It's the Vision Thing, People9 Mar, 2004 By: Holly J. Wagner
This industry is due for a big dose of vision. You can't blame downloading for everything, though it's at the heart of a bigger truth: a lot of music chains went down because the industry wouldn't keep up with the times. Technology is accelerating everyone's expectations. It started with the instant gratification of the TV remote, and by now everyone expects any little clicky thing in their hand to yield instant results. Sometimes it's a phone. Sometimes it's a mouse. Sometimes it's a purse.
Not every chain has a presence in my market, so I can only talk about the ones that do. I have yet to go to a TransWorld store with a POS system synched to what is on the Web sites. Wherehouse wasn't, even before TransWorld took it over. It's incredibly frustrating for Susie Consumer not to find the product in stores or in stock on the company Web site. That hollow Web catalog listing is kind of like finding the milk carton empty in the refrigerator – who left it there and why?
It's even more frustrating when, as happened to me around the holidays, a product that isn't in the local stores shows up as “in stock” on the Web site, but Susie orders the product and gets an email five days later saying the order was cancelled because the company couldn't fill it.
Then ratchet that up a notch: Susie is in the store, standing at a computer terminal next to the cash registers and the online price is different from the in-store price. Or she wants to sell some discs, but the Web site is paying a different price from the store. Or worse, the site will buy the product but the store won't because the title doesn't scan. So much for doing your homework in advance, because visiting the Web site first is futile.
I understand that it's difficult and often expensive to integrate new e-commerce systems with existing store-based POS systems (legacy systems, in techspeak). Unfortunately most chains can't even get the stores linked to a single system that reports at all the contact points, much less to their Web sites. That's a rental chain plague, too: returning the product to the same place you got it is understandable. But needing a different card for each store is ridiculous in the 21st Century (to its credit, Blockbuster is promising it will solve that problem by year's end).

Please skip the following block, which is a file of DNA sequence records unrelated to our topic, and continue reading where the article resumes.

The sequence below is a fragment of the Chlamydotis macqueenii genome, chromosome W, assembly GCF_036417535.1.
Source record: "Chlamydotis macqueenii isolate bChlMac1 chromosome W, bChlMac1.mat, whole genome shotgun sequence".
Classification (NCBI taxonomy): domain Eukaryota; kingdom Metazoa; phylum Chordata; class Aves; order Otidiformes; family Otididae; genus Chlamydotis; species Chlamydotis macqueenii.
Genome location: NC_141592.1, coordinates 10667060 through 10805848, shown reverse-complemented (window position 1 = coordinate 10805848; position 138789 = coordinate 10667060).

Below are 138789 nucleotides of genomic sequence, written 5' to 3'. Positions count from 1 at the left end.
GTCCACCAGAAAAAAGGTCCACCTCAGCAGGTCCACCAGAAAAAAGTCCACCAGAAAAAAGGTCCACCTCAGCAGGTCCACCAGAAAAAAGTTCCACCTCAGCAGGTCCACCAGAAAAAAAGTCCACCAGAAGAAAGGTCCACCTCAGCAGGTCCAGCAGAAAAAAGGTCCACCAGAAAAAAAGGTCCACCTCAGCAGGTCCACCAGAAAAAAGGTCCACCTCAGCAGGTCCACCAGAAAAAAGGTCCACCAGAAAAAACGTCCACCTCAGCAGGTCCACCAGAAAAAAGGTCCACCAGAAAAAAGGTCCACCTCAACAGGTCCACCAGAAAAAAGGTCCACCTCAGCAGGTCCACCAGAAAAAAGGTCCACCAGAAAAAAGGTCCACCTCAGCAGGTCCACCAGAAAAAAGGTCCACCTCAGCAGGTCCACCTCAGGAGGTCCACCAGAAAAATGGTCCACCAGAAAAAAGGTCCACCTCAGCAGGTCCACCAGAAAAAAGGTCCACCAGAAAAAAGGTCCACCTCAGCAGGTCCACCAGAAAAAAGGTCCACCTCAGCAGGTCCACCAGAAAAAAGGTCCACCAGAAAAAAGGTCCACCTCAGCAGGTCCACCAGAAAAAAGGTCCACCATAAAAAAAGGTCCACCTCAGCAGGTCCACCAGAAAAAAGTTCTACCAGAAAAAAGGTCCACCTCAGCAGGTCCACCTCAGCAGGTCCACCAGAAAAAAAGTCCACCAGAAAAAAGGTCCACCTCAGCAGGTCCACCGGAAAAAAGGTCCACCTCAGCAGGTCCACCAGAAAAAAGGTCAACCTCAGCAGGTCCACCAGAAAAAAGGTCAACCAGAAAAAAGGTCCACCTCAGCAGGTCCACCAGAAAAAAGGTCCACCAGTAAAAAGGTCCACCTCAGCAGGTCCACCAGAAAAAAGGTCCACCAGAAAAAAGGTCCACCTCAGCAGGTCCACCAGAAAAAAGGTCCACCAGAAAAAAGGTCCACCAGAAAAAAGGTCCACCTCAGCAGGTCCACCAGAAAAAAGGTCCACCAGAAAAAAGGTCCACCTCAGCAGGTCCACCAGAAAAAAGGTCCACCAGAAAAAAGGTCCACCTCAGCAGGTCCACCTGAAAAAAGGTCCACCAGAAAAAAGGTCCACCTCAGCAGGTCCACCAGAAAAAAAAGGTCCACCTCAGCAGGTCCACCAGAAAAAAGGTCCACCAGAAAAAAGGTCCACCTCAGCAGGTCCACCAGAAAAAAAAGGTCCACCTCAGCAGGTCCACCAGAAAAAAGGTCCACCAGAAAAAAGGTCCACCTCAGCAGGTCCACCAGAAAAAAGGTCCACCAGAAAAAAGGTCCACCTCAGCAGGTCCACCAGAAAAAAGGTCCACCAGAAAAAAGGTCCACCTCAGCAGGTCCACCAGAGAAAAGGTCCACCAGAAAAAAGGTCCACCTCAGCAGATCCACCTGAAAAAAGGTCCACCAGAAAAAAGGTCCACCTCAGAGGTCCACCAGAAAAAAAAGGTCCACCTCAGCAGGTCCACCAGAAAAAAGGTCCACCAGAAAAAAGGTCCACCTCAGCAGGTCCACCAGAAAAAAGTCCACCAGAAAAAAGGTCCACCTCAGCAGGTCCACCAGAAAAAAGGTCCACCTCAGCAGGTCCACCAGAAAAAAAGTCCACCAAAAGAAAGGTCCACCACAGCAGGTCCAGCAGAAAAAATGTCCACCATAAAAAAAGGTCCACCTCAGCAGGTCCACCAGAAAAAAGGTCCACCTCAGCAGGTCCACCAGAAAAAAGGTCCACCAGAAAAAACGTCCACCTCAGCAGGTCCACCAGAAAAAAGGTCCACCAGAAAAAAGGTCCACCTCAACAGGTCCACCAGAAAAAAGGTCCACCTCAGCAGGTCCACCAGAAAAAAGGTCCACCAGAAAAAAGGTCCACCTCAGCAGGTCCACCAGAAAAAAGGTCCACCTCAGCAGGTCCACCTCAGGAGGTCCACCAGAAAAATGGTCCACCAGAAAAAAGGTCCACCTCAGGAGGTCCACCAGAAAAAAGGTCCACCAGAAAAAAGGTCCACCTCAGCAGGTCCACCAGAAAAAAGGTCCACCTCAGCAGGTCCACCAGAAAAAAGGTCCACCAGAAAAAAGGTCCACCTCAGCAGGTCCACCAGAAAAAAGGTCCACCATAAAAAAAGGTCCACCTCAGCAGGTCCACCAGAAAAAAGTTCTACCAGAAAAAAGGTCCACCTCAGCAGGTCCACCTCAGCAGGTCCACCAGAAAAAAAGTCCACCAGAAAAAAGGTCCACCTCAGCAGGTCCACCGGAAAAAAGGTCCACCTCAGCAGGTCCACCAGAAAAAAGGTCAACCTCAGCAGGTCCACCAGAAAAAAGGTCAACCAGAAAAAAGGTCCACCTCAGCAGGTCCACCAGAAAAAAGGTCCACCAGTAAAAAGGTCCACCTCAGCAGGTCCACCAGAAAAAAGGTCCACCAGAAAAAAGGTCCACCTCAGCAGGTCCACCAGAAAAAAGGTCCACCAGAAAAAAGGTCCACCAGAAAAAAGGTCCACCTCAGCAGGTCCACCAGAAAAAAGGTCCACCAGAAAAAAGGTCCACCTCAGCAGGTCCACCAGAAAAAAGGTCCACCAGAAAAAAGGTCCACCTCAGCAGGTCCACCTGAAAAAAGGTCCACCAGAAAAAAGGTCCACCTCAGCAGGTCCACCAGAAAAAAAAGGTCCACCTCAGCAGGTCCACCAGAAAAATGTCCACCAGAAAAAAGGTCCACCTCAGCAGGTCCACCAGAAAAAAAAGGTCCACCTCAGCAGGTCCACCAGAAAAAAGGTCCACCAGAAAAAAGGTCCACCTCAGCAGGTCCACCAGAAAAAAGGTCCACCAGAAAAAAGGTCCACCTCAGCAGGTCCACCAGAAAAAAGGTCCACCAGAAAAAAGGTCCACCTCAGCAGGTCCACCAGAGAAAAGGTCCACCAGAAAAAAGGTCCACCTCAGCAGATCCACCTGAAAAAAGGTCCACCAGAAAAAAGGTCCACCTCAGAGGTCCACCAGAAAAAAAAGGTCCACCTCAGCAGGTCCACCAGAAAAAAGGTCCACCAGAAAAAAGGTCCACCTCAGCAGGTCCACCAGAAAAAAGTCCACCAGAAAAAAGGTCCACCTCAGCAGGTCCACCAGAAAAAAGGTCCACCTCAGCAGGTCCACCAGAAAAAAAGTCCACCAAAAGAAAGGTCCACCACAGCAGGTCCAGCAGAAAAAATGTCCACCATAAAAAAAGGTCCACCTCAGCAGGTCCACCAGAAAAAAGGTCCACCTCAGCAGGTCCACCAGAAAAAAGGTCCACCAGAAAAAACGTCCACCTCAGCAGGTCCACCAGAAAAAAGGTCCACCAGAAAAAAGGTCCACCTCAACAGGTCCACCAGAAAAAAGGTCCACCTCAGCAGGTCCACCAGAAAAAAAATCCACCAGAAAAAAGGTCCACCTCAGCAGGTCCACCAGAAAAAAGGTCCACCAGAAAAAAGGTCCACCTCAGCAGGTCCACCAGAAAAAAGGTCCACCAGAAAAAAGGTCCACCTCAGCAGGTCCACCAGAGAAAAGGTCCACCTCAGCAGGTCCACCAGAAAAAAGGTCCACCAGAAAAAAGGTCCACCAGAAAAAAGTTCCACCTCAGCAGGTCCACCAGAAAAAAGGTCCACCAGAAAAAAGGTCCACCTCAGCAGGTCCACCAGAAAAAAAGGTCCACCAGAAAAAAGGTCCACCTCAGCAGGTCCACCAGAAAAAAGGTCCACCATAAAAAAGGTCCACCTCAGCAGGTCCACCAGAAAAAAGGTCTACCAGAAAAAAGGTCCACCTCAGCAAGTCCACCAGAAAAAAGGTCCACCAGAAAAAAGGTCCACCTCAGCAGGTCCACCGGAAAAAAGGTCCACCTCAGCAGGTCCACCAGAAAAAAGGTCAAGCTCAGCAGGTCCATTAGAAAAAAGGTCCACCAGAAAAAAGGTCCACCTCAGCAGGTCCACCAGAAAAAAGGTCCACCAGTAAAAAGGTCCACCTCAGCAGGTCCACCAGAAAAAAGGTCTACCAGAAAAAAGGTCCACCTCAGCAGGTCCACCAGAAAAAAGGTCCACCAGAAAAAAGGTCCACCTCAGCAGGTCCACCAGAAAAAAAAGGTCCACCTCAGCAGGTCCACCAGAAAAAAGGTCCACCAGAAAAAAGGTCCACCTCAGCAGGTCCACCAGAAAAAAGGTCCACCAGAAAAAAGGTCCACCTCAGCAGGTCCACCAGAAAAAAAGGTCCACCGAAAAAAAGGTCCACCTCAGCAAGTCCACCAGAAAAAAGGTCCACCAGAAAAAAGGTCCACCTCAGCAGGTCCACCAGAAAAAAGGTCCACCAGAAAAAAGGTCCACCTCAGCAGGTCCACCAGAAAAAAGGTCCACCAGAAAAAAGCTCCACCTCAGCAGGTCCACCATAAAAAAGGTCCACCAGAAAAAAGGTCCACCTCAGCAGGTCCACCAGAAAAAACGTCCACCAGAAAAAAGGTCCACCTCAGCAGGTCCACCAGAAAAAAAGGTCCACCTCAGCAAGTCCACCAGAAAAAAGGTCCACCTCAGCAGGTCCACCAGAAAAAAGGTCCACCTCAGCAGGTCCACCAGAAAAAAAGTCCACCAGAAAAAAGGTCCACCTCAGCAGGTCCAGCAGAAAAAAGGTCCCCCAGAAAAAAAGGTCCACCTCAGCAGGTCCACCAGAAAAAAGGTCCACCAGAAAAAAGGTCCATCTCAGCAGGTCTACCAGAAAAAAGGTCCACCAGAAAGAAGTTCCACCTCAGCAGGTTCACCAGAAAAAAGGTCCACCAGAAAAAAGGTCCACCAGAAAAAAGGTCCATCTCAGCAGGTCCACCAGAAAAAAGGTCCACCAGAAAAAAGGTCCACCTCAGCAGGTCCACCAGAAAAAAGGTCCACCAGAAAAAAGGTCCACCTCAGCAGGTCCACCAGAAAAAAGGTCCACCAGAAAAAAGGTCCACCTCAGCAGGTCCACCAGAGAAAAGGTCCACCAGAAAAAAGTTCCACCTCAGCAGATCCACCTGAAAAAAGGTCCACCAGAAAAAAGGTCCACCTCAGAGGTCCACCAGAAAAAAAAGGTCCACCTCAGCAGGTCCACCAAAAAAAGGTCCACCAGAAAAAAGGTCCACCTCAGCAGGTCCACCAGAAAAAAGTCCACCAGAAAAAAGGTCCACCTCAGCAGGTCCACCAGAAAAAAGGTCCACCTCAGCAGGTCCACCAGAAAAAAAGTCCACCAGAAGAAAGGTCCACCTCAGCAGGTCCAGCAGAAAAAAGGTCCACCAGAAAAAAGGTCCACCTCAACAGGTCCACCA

It was hard enough for retailers to get the basics connected when stores only rented and sold stuff, but now with the used disc trade and stores buying stuff, the gaps are really glaring. I don't see much improving on this front.
My hat is off to Steve Furst and his crew at djangos.com. They managed to integrate more than 300 individual stores – multiple independently-owned stores and small chains – into one giant POS system that reports to everyone in near real time via the ever-refreshing Web site. The site isn't buying product yet, but that's in the works. Meanwhile, all those independent retailers buy product and fill orders to feed the system. If one retailer didn't have Susie's title, the order would have rolled over to the next and the next until she got her disc.
It's really pretty amazing that what some entrepreneurs were able to salvage from a bankruptcy a couple of years ago functions better now than systems at most established chains. It's sad that bankruptcy had to be the catalyst. It's also an allegory. There's no longer any such thing as “Business as usual.” The Internet is here to stay, not just for downloading but as a competitive retail force. It's the vision thing, people.